I recently finished Jonathan Rottenberg’s “The Depths: The Evolutionary Origins of the Depression Epidemic.” I recommend it, it’s straightforward and while it’s clearly written for a lay audience the science and studies he uses to back up his argument is well documented throughout. Rottenberg challenges the more conventional way of thinking about depression, as a chemical imbalance in the brain, or as a disease, by exploring depression as a consequence of negative mood, an evolutionary adaptation that actually may have been very helpful to our survival as a species. Briefly, and I’m certainly not doing the argument full justice, being in a negative mood can be a useful tool in that it makes us question ourselves, our decisions and replay events in our head- in other words, for learning and analyzing outcomes. Being able to say to yourself “Next time I’ll do it this way instead…” makes you a better survivor, and a negative or low mood has it’s evolutionary advantages. This is certainly useful when problem solving for what went wrong with a mammoth hunt. Even in modern times it’s a useful adaptation- Rottenberg gives the example of someone laid off- their negative mood over having been fired can cause them to analyze their own skill set, reflect on what they can do differently next time, and perhaps re-evaluate their priorities to find a job better fitted to their skills and interests. Basically low mood is something everyone experiences, and it exists on a sort of continuum, so that while some experience what Rottenberg calls “shallow depression,” others will slip into “deep depression,” and because it’s on a continuum, people can move in between these states and states of elevated mood. People who experience deep depression though can find it difficult to move between these states, particularly once they move into a deep depression state. So the question for whether or not people can get better is really a question of how can people who are depressed move towards the positive or elevated mood side of the continuum?
This is where Rottenberg calls for a different understanding of what better is- by looking at depression as a disease or as a simple (relatively speaking) chemical imbalance, we’re setting ourselves up for disappointment. Diseases can have cures (even if we haven’t found them yet) and if depression is nothing more than a chemical imbalance, than somewhere out there is just the right formula to balance everything in the brain. By narrowing the lens through which we view depression, we narrow the options for treatment and recovery. By looking at depression as part of our evolutionary development, we allow ourselves to keep open a range of options for treatment, because the goals have changed.
Instead of making the depression “go away,” the goal becomes understanding how to live with it. We evolved to have mostly hairless bodies, which made sense for regulating our body temperatures on the African savannah. When humans began moving out of Africa to other climates we learned that adaptation could be a negative in cold places like Europe, and so we learned to live with the adaptation by wearing clothes. If we evolved to experienced low mood and depressed states, we need to learn to mitigate the negative consequences of deep depression- to figure out how we can avoid slides to the deep end of the scale and how to move ourselves back up towards the positive end.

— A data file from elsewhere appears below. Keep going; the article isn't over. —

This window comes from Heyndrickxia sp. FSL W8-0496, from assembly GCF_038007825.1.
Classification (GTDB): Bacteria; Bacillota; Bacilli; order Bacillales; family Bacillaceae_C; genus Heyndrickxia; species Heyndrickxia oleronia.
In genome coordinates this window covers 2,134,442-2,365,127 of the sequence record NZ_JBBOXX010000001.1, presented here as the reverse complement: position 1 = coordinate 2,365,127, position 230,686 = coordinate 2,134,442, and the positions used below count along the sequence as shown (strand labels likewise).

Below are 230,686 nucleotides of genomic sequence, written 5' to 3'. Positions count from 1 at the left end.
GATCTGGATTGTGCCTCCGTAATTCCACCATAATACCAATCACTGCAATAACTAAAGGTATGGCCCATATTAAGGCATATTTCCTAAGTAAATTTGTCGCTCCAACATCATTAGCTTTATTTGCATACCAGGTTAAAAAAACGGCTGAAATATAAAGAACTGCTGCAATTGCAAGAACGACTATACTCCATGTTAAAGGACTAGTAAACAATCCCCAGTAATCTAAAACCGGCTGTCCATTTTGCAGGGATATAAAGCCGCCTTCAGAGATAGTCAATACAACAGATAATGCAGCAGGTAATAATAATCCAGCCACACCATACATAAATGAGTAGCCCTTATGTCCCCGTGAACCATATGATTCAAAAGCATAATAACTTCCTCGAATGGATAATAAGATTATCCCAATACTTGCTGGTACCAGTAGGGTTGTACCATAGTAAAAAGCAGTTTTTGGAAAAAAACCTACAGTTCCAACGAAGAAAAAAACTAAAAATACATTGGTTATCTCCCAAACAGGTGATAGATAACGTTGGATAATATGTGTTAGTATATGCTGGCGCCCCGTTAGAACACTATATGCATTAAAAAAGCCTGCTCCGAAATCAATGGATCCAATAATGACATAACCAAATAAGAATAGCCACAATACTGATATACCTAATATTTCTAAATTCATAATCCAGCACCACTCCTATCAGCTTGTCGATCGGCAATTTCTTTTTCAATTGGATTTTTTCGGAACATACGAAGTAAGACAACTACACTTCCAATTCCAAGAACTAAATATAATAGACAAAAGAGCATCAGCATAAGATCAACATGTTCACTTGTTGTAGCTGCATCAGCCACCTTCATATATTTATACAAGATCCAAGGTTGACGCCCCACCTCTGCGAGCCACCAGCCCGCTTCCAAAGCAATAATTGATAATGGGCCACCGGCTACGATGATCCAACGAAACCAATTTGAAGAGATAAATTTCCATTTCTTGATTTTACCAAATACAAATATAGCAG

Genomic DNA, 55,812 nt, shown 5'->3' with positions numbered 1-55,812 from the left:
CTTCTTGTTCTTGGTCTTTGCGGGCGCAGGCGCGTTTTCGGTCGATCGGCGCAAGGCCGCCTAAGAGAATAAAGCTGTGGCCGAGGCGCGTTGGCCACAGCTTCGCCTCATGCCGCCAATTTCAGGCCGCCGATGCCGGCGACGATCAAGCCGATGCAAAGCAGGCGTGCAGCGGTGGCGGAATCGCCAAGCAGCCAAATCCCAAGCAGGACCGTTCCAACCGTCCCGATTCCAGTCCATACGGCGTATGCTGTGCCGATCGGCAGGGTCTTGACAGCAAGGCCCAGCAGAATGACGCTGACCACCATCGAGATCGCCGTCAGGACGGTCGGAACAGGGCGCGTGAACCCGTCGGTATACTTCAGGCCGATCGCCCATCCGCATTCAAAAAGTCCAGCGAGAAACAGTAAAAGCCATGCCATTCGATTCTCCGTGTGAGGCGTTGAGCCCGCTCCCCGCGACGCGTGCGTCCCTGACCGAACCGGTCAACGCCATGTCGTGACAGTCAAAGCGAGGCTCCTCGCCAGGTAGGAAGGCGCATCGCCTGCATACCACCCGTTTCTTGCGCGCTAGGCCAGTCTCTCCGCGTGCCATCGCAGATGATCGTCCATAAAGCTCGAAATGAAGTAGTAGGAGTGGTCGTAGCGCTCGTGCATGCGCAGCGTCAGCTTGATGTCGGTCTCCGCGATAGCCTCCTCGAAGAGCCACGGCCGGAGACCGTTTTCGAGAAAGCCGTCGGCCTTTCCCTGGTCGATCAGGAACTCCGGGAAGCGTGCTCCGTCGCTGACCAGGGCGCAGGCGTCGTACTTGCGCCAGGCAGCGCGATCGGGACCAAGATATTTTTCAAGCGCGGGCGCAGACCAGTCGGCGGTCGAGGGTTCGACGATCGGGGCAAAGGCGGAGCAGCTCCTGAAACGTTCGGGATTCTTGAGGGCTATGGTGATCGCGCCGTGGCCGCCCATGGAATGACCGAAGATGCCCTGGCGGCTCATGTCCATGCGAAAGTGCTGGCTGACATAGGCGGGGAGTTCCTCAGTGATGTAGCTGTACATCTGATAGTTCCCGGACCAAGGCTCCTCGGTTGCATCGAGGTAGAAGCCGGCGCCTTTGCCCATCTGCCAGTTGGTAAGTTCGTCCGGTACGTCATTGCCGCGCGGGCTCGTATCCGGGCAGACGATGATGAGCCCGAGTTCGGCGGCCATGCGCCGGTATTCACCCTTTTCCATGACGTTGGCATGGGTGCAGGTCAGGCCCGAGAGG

We also then must redefine what mean by words like better and recovery. If I’m depressed because it’s part of my evolution, then there is no “cure” (other than, I suppose, the continued process of evolution, which, frankly I don’t think I have enough time for…). One of the things I liked best about the book is that by viewing depression this way and your recovery goals, you have a number of tools at your disposal to get out of a deeply depressed state. Rottenberg doesn’t argue against anti-depressant medication- as he notes, they can be very effective for certain people, just as cognitive behavioral therapy (CBT), or mindfulness meditation, or some combination of these can be. Why does medication work for some people but not for others? Why cognitive behavioral therapy? Why mindfulness meditation? None of these are a silver bullet, but are tools that can help us elevate our mood, slow down negative thinking patterns when they become destructive and help us to see the situations we find ourselves in a lucid way.
I say let’s throw the word “cure” out when it comes to depression. There isn’t a pill, there isn’t a 12 step program or a mantra that will make it so you never experience depression or a depressed mood ever again. Instead, lets look at recovery and treatment. Recovery becomes a way of describing the process of moving yourself out of a deep depression, and treatment is how to describe the steps you take to move yourself along on the continuum. I can live with that.
P.S.- I’m guilty of looking at depression through a fairly narrow lens myself until this book helped me see that I didn’t need to anymore. I’m thinking a discussion of how I viewed depression and how I feel about changing my perspective may make for an interesting topic for the podcast. Look for it later this week.